And not just in quickly opening apart animals alive (which have great difficulty especially if they are aggressive beasts like hyenas) but they can move with such swiftness and silence that I am often WTF at how they can get past even policemen undetected when they are smuggling in alcohol home.

Not even getting into my uncle who tookout the MMA blackbelt with such speed before the MMA guy realized he got whacked by a hammer (and this happened in America).

Thats what I'm questioning. About the "need" to take special forces knife instruction or Budo classes making you have the physical finesse and strength and knowing how to swing your weapon properly.

Because despite the people I know never having takena single class on how to use a Bo staff, just from their jobs they can swing their tools in such effective manner that are even far more devastating than how trained martial artists and violence professionals are with tools (such as how I witnessed a shepard during mys tay in Algeria knock out aa few thugshug who was trying to threaten him with a knife using his home-made shepard crook passed down by his dad).

I was really impressed with how accurate The Battle of Algiers portrayed farmers being lethal forces given enough motivation (and being better than soldiers at military specific skills like stealth)-because despite how angry it made French war veterans, I lived with Algerian lower classes and they used these skills daily often because its necessary in their lifestyle for surviving another day).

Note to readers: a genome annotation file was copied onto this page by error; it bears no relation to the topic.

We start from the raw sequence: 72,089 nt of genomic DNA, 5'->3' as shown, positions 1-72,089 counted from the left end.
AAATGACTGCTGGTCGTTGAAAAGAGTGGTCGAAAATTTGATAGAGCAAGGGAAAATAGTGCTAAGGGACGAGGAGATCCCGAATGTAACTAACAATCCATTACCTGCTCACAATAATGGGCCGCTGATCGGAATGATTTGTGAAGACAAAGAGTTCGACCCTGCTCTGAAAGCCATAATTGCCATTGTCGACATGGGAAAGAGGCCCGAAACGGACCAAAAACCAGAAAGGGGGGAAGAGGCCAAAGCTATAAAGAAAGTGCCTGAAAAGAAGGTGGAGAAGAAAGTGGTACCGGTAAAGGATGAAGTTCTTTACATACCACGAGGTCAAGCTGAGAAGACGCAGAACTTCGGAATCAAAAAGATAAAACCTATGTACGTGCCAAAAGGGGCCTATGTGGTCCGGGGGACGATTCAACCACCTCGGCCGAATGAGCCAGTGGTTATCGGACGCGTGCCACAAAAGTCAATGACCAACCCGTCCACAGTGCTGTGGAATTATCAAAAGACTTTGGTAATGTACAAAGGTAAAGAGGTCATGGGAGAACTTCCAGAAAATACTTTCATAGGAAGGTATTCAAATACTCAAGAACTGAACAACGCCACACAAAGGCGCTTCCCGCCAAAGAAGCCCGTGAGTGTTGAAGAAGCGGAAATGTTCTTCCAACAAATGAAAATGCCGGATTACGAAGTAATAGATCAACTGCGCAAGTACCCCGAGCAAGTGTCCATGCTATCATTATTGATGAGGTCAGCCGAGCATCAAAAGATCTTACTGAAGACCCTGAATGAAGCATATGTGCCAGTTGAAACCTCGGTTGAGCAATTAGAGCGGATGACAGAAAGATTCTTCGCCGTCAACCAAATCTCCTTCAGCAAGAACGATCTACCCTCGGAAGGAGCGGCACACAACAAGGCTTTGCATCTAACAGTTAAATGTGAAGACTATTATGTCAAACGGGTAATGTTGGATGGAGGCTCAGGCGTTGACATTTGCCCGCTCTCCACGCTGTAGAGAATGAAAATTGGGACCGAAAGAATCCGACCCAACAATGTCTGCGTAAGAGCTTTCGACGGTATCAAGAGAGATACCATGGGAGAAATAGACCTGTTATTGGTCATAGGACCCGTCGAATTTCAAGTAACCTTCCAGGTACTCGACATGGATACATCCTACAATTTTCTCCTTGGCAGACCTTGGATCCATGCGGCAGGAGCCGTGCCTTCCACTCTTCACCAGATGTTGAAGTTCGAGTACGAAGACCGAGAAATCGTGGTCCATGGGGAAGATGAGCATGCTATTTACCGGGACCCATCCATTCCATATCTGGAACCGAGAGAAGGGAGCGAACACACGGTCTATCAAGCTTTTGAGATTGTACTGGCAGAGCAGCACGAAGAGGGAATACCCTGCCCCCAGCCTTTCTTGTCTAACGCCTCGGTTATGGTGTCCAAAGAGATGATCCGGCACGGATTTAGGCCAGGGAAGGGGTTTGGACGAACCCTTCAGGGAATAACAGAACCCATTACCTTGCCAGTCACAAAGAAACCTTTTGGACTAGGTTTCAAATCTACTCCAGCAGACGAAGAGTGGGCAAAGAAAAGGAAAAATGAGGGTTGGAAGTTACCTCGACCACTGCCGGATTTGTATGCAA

Hell even in the Urban areas I visited, because of the violence frequenting many Algerian cities, some of my relatives are far superior a detecting being stalked and are better than most RBSD instructors at avoiding **** before it starts and defending themselves with a last minute block in an ambush (to quote Marc MacYoung's discussion and comments about ghetto people being superior than war veterans and other violence professionals at spotting sneak attacks and shady people).
 
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JowGaWolf

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And how far more Special forces and police who lack experience in the hoods have a much higher rate of being slaughtered by a surprise attack than a ghetto black kids whos lived in the most violent parts of New York all his life.
Show the data that supports this statement.
 

Tez3